On Winged Victory
The America’s Cup was in jeopardy. It was not in danger of being surrendered by one competitor to another, but rather of sinking in a maelstrom of court filings, motions, and bitter boilerplate legalese. The worst of all outcomes was threatening: no races to honor the Cup and its glorious history. Throughout the court battles, there was no love lost between the heads of the competing syndicates, Cupholder Ernesto Bertarelli of Alinghi and Larry Ellison of BMW Oracle Racing.
After more than a year of wrangling, the legal system spit out the case, ordering a race to happen. And so it did, rendering a most simple end—a best-of-three race series—to a complex legal question that caused close reading and enforcement of the venerable Deed of Gift that sets forth the rules governing the Cup.
That’s why BMW Oracle Racing’s 114-foot trimaran, USA, met Alinghi 5, a 90-foot catamaran representing the Société Nautique de Genève, off the coast of Valencia, Spain. As in every America’s Cup race, technology played a role, but this time around it was heightened by the court-imposed time frame of the race. In the end, it pitted the wing-masted USA against the soft sails of Alinghi 5.
The BMW Oracle Racing team proved the wing to be king, but there is little chance of skyscraper-tall wing sails suddenly becoming the norm. For the team, the most stressful times were the process of stepping the wing mast. They decided to keep it in situ for the Cup, but couldn’t leave it even for a moment. A team of C-class catamaran specialists had to “baby-sit” USA’s 223-foot wing each night, for fear that a sudden gust would either capsize the trimaran or pull it from its mooring.
“You could say baby-sitting if that is what you call looking after King Kong,” says New Zealander Mike Drummond, the design director at BMW Oracle. “We’ve all had a lot of sleepless nights nursing it. The strongest gust we got exceeded 60 knots one night. So, no one got any sleep.” The wing borrowed technology from the “Little America’s Cup” C-class catamarans and lessons learned from the wing fitted on Dennis Conner’s Stars & Stripes catamaran, the successful defender in 1988. The wing on BMW Oracle’s USA is 36 percent bigger than the largest previous wing—on the A380 Airbus. “The America’s Cup is an engineer’s dream—what we were doing was unbelievable,” said Christoph Erbelding, an aeronautical engineer seconded to the project from the BMW Research and Innovation Center. “Anything you can imagine, whatever you dream up, that’s the type of thing we were working on.” The deadlines were so tight that as soon as a design came off the computer, it was put into production at the team’s base at Anacortes, Washington. With no time to build prototypes, all testing was full scale and in real time.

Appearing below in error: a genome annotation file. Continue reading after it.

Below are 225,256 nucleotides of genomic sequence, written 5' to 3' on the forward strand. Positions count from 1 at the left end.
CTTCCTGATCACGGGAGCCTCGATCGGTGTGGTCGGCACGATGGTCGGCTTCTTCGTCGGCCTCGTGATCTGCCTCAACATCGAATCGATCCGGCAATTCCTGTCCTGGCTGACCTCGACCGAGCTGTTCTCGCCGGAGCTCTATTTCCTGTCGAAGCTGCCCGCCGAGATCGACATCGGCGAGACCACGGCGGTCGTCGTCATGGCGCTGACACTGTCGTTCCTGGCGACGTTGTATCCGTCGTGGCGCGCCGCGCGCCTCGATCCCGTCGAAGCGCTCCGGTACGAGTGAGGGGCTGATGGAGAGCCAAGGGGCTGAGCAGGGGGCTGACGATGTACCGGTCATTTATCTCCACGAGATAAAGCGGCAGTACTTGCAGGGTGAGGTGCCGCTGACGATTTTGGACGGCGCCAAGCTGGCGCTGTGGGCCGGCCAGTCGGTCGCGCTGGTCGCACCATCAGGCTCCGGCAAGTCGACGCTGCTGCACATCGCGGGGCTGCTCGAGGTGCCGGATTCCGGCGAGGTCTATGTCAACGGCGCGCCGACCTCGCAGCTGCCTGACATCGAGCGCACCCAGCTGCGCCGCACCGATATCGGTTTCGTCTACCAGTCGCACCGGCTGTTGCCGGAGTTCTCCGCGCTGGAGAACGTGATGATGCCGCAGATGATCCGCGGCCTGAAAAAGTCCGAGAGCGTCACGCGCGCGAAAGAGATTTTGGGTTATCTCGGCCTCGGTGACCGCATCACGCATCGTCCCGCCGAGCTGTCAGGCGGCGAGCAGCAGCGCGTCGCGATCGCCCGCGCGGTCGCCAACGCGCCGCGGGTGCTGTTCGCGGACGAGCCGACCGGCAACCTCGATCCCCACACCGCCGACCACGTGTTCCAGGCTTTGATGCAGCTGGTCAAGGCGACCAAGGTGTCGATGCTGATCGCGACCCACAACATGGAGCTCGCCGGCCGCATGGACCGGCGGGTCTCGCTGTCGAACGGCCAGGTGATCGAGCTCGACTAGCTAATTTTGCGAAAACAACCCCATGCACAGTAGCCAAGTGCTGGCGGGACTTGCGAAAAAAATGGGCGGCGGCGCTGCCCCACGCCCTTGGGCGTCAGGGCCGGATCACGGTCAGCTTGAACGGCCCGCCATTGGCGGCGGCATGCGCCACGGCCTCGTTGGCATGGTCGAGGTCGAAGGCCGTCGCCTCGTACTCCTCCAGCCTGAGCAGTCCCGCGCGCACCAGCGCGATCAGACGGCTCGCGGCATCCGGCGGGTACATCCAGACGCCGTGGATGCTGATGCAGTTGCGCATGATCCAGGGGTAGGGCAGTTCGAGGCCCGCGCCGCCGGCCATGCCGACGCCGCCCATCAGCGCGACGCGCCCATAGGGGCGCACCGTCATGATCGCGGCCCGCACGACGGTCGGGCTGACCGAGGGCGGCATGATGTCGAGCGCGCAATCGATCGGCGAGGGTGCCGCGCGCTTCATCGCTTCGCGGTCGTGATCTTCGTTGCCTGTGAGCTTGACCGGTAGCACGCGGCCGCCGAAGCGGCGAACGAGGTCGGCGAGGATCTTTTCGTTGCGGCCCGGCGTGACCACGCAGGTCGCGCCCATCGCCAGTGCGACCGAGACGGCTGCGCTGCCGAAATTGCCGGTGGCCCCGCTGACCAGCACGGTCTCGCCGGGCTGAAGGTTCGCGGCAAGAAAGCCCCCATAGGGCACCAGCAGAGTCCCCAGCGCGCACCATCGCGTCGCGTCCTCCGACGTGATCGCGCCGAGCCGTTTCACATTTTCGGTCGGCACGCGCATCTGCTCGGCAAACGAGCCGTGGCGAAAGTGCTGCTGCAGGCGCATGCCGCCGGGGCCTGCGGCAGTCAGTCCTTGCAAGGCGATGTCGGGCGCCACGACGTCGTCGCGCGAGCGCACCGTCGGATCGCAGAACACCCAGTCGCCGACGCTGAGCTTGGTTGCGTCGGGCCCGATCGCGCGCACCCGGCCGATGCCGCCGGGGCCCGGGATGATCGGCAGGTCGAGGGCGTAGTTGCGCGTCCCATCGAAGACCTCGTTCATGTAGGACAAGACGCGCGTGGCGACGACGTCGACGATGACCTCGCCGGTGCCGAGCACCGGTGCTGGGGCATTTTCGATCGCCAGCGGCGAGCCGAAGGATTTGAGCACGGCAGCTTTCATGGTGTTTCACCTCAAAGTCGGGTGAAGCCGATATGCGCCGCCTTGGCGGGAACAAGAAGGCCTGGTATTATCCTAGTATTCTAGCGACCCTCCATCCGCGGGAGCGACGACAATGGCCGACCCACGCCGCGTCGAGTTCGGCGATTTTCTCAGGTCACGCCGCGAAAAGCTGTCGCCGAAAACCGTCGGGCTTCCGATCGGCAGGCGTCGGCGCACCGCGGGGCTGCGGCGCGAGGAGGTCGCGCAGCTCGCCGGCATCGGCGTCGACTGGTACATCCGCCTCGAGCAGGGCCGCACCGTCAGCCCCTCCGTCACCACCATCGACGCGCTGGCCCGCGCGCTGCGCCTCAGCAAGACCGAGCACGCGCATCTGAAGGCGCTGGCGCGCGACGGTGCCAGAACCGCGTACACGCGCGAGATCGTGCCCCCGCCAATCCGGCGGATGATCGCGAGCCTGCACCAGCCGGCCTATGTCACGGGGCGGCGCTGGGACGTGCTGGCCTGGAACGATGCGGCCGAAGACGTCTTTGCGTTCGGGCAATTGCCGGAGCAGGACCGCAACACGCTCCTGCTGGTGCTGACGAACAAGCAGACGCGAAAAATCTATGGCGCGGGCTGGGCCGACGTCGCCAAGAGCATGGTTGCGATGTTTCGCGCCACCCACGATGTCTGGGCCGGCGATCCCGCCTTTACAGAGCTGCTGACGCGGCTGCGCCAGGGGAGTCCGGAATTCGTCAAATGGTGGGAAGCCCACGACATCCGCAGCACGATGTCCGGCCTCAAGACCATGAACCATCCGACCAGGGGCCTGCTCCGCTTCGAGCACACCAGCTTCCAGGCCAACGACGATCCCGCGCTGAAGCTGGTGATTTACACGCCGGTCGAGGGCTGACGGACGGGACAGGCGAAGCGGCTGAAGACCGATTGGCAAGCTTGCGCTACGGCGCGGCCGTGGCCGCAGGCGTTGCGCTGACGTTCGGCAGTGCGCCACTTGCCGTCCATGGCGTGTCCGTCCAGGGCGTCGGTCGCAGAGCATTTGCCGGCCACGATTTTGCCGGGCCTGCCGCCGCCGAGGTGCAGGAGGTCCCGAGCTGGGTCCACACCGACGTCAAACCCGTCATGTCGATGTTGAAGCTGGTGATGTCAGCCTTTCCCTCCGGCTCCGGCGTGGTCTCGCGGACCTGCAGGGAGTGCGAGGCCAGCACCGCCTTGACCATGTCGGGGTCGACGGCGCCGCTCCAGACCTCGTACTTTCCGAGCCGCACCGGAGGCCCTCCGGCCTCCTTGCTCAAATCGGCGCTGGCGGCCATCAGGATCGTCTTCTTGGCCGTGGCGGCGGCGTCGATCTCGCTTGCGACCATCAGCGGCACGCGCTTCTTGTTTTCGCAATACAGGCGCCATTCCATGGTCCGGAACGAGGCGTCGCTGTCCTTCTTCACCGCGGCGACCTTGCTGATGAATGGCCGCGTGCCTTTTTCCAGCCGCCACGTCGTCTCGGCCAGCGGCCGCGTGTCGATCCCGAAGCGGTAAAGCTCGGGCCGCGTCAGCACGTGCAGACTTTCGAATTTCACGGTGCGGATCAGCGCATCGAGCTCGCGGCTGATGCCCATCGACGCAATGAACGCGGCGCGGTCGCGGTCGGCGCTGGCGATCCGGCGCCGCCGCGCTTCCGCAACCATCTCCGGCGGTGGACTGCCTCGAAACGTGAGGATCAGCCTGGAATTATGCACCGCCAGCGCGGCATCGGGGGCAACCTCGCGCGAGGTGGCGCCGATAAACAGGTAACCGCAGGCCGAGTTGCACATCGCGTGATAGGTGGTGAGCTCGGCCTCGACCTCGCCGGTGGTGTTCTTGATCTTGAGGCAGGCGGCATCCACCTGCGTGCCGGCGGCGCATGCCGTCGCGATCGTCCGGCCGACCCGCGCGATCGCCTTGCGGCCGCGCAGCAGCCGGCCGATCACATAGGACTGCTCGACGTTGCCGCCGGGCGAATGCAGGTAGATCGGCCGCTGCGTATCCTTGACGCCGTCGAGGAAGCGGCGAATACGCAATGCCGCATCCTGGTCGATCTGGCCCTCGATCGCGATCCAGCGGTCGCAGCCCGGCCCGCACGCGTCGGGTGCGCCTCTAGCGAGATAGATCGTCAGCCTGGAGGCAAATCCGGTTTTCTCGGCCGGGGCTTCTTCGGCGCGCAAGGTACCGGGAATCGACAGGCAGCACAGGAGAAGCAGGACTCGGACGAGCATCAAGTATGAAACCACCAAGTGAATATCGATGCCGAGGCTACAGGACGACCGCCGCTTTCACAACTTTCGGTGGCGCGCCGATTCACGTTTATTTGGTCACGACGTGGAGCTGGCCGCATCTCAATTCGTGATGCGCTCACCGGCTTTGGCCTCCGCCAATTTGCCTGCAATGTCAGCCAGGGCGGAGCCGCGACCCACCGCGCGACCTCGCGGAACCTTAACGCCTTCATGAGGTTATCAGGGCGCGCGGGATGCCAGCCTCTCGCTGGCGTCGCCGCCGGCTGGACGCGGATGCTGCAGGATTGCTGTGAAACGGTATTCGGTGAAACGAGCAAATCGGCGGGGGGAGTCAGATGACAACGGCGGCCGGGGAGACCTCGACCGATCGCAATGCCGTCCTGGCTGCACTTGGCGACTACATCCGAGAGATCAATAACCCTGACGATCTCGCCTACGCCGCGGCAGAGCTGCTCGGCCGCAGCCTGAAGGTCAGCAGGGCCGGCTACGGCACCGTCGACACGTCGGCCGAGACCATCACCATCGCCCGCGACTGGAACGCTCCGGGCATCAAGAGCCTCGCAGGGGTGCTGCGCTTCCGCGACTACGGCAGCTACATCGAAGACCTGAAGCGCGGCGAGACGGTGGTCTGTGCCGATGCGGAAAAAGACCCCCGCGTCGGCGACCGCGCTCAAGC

The carbon-fiber wing, covered in a light heat-shrunk film, has three elements: a rotating mast, the main wing, and nine adjustable rear flaps, just like those on an airplane wing. The settings are controlled by computer. “You rely much more on the instruments than on your eye,” said Dutchman Dirk de Ridder, the mainsail trimmer on USA, explaining the change in technique. “The first few days were difficult for me. I would think of it like a soft sail, and it’s not. You have to set the wing more to target numbers…you look at the heel angle, rudder angle, and boat speed and not at the sail itself.” The wing has dozens of orange tell-tales on it, but since De Ridder could not see through it, he had fellow crewman Joey Newton check whether the flow of air was connected on the leeward side or not.
The wing concept came too late for Alinghi to develop their own. “We considered it,” says Designer Rolf Vrolijk. “But with so little time available to us, we decided that we could only get 60 percent of the performance out of it, against 80 percent from the soft-sail rig.”
In the end, the soft-sail rig was no match for the wing. In the first race, USA could not only foot faster, but point three to four degrees higher. Such was its superiority, that her crew overcame a 660-meter deficit within 10 minutes of the start of race one, and rounded the windward mark 3 minutes, 21 seconds ahead—a time that translated into a massive 2,140-meter distance between the yachts. The end result of race one: USA won by a 15-minute, 28-second margin.
Bertarelli and Alinghi were hoping for light conditions—3 to 5 knots of wind and flat seas. On the day of the second race, the committee boat flew the postponement flag. Just as the building breeze and seas looked to exceed the conditions Bertarelli wanted at the end of a six-hour wait for wind, three members of the four-man race committee, representing Alinghi’s club, attempted to force New Zealander Harold Bennett, the Principal Race Officer, to cancel the day’s racing. He refused, and two of the three Swiss representatives went on strike. Furious but unbowed, Bennett enrolled the official committee-boat observer from the Golden Gate Yacht Club, Tom Ehman, to lower the postponement signal and ordered his Spanish boat driver to man the flags.
Alinghi benefited from a 20-degree shift in the wind, but once USA’s crew could crack off the traveler on the reach to the wing mark, the big tri creamed away, touching 33 knots at times, to set an average 12 percent faster than the Swiss catamaran. Though Alinghi was game and showed excellent speed, at one point leading the competition by more than 500 meters, the wing mast on USA was too much. Caught at the windward mark, Alinghi would never recover and ended up losing by 5 minutes, 26 seconds.
The advantages of technology will likely level out for the next America’s Cup, as the rules of engagement are drawn up and race dates and challengers are determined. One thing is for certain: Competition on the water beats that of the legal variety every time.